Terri Scott, Twist Of Lemonade Writing Services

“Create memories and a sense of place with authentic, atmospheric pictures of North Wales and Northern England.”

Jane Steen, North Shore

“At 404 we will help you make sense of the cloud. Enable you to work from ANYwhere on ANY device at ANYtime. Change where and how you do business FOREVER!”

David Shaw, 404

I help solopreneurs find and share their Secret Sauce with the world. We work together to find their Unique Story, build a strategy for telling that story, and then implement the strategy using the most effective tools and methods for them.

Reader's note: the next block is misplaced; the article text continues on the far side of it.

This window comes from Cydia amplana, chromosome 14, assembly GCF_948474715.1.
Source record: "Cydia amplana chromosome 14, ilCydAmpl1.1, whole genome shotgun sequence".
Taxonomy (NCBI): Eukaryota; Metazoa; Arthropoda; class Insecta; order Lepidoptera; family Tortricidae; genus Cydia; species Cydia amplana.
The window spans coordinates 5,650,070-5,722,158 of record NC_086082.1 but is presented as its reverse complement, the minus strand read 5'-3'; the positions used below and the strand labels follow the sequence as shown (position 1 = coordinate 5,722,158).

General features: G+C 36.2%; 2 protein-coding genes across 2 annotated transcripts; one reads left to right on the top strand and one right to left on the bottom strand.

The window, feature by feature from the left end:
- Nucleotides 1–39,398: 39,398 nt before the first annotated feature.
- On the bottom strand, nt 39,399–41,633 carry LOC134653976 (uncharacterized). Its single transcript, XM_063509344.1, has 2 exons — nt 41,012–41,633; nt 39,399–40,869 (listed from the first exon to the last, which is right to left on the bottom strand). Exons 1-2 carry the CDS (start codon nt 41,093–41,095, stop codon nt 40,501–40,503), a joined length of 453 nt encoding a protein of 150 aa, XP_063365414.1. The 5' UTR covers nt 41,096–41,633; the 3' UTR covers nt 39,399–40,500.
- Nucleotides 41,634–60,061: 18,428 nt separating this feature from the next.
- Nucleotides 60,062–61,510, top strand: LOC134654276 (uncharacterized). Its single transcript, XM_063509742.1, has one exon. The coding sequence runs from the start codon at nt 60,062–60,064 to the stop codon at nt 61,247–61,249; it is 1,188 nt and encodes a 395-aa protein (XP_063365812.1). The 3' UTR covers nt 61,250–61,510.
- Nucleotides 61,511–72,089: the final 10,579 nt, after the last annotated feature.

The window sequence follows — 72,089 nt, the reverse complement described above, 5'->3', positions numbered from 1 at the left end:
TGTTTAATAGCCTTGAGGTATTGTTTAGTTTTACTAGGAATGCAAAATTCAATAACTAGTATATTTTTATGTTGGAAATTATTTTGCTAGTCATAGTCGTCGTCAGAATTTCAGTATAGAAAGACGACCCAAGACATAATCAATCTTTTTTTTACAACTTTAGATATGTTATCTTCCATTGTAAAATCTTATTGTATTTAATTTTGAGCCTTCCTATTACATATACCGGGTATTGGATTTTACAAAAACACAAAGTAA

Tea Silvestre, aka The Word Chef

 “We help clients create lasting love affairs with their customers which results in increased profits, word of mouth referrals and a legion of raving fans.”

Drew McLellan, McLellan Marketing Group

“We believe that Florida’s traffic ticket system has lost its way and become unfair, as the government’s objective has changed from public safety to raising revenue.   We believe in helping people fight back when it’s in their best interest.  Our goal is to get every ticket dismissed.  Since 1995, we have helped over a million people fight back, and we’d love to try and help you as well.”

Barry Kowitt, Unger and Kowitt (Traffic Law)

Your Turn

A couple of questions my friends: Why is it so difficult for businesses to define, in simple terms, who and what they are? Also, how has clearly understanding your YOU statement (or whatever you want to call it) benefited your content marketing and blogging efforts.